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McCain's "climate change" tour bypasses cooler heads

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By Michelle Malkin  •  May 12, 2008 10:43 AM

John McCain kicks off his “climate change tour” in Portland today. The Associated Press regurgitates the McCain emphasis on how he will push “free-market principles” to reduce global warming, which he is convinced is real and primarily man-made. (Update: Allahpundit’s got the new accompanying campaign ad.)

Take this with a gi-normous grain of salt, my friends:

In remarks prepared for delivery Monday at a Portland, Ore., wind turbine manufacturer, the presidential contender says expanded nuclear power must be considered to reduce carbon-fuel emissions. He also sets a goal that by 2050, the country will reduce carbon emissions to a level 60 percent below that emitted in 1990.

“For all of the last century, the profit motive basically led in one direction – toward machines, methods and industries that used oil and gas,” said McCain. “Enormous good came from that industrial growth, and we are all the beneficiaries of the national prosperity it built. But there were costs we weren’t counting, and often hardly noticed. And these terrible costs have added up now, in the atmosphere, in the oceans and all across the natural world.”

The Arizona senator promised to challenge China and India, two economic rivals who are fueling their challenge to U.S. market supremacy with heavily polluting fuels such as coal, gas and oil.
“For all of its historical disregard of environmental standards, it cannot have escaped the attention of the Chinese regime that China’s skies are dangerously polluted, its beautiful rivers are dying, its grasslands vanishing, its coastlines receding and its own glaciers melting,” said McCain.

He also took a swipe at President Bush, who balked at the beginning of its term at signing the Kyoto global warming protocols. McCain said he would return to the negotiating table.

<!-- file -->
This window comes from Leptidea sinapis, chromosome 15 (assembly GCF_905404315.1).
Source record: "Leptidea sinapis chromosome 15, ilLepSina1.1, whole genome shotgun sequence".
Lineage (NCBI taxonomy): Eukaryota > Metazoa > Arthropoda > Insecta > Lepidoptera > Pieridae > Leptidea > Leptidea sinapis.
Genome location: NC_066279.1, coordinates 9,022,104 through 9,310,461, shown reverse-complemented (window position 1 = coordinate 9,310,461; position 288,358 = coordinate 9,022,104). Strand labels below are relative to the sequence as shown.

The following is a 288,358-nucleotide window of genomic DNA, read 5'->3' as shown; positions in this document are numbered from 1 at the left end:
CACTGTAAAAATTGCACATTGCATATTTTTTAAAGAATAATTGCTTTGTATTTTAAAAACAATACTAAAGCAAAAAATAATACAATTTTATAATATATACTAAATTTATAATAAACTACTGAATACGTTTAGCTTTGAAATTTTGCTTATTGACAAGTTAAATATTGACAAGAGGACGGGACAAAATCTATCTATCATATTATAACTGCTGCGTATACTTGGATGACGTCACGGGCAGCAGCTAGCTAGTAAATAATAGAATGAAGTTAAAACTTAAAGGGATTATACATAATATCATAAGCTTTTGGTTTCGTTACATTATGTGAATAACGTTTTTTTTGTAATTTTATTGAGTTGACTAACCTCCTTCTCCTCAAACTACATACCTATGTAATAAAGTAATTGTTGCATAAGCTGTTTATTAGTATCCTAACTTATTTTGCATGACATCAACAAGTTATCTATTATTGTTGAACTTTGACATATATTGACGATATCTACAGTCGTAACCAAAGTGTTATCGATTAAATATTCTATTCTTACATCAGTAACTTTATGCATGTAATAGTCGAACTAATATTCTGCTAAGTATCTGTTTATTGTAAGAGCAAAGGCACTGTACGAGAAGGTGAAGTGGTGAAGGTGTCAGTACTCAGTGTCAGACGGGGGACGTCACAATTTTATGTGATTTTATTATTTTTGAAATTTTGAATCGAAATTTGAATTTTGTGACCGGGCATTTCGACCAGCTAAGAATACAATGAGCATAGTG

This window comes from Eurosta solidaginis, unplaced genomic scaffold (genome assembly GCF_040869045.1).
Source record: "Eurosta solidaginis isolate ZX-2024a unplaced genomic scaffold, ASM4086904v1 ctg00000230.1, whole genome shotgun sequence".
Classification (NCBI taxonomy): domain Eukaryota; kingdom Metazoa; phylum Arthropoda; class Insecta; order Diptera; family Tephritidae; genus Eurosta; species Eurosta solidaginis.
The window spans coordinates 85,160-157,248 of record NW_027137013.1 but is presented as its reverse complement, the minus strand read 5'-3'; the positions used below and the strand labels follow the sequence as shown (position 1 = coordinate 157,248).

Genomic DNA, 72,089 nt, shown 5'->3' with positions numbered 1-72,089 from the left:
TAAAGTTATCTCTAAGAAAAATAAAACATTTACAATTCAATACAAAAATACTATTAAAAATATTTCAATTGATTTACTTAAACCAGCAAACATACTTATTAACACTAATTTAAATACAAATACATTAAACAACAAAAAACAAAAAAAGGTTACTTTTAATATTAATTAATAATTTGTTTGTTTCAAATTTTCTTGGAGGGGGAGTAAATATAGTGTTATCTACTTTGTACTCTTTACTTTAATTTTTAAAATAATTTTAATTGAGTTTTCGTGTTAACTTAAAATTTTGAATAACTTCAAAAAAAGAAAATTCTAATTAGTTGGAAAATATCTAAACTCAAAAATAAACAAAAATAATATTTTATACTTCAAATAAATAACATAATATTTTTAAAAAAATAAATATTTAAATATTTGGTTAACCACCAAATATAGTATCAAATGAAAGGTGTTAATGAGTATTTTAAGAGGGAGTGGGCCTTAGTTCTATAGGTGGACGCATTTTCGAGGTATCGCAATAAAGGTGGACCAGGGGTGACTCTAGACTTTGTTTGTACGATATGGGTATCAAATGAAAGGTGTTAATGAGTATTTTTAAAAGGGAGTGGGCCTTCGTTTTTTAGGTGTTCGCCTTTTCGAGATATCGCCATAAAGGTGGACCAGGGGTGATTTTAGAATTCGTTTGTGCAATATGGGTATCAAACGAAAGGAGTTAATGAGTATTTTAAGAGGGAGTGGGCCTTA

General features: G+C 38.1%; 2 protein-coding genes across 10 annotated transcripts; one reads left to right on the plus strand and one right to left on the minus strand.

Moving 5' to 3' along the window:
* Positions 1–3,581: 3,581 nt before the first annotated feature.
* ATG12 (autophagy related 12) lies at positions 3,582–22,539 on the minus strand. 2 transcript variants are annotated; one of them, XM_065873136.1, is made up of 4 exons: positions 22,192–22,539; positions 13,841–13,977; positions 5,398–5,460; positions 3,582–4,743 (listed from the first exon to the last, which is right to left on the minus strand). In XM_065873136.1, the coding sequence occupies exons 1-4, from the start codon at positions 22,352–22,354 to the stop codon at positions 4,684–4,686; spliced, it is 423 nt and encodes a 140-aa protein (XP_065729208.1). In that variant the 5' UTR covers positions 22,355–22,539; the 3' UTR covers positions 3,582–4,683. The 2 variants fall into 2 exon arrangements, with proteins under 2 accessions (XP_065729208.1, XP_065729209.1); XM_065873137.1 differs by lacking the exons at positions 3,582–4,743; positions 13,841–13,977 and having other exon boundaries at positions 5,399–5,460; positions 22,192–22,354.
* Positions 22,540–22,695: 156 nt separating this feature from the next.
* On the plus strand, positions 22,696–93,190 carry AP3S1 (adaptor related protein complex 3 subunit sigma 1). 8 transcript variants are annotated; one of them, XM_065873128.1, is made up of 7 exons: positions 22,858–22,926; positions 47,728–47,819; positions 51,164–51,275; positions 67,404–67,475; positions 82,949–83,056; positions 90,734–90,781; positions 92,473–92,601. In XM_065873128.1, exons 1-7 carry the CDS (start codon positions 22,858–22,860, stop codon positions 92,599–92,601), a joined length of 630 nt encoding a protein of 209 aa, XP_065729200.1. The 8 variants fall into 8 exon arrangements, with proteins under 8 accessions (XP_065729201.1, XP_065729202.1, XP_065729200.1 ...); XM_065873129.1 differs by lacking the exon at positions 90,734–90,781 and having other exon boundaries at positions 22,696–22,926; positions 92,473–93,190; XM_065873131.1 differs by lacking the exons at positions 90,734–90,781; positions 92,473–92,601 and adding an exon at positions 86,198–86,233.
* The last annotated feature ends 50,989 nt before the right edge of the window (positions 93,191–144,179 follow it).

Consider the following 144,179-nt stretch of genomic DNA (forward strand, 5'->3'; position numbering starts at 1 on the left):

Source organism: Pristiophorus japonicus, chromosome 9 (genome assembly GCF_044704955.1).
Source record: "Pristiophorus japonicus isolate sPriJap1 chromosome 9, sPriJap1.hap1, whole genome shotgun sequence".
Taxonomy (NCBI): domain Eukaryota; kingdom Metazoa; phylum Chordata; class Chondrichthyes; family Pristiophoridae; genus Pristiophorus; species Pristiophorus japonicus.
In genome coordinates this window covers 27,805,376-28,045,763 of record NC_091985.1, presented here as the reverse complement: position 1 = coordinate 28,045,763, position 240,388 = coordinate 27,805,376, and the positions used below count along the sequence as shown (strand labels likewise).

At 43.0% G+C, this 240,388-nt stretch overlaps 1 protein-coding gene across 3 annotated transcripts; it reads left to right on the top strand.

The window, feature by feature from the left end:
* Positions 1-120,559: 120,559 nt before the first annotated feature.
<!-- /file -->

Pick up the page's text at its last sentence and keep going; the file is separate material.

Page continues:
“I will not shirk the mantle of leadership that the United States bears. I will not permit eight long years to pass without serious action on serious challenges. I will not accept the same dead-end of failed diplomacy that claimed Kyoto. The United States will lead and will lead with a different approach – an approach that speaks to the interests and obligations of every nation,” he said.

A rational, free-market-based approach to environmentalism requires a commitment to scientific truth, accuracy, and honest cost-benefit analyses.

For the last several years, McCain has been committed to none of those.

Climatologist Patrick Michaels had McCain pegged four years ago, when The Maaaveerrick convened ridiculously, eco-Chicken Little-stacked hearings:

Recent U.S. Senate hearings into alleged global warming, chaired by Arizona Republican John McCain, were among the “most biased” that a noted climatologist has ever seen – “much less balanced than anything I saw in the Clinton administration,” he said.

Patrick J. Michaels is the author of a new book “Meltdown: The Predictable Distortion of Global Warming by Scientists, Politicians, and the Media.” He is an environmental sciences professor at the University of Virginia who believes that claims of human-caused “global warming” are scientifically unfounded.

Michaels spoke with CNSNews.com Thursday following a panel discussion sponsored by the libertarian Cato Institute in Washington, D.C., where Michaels also serves as a senior fellow in environmental studies.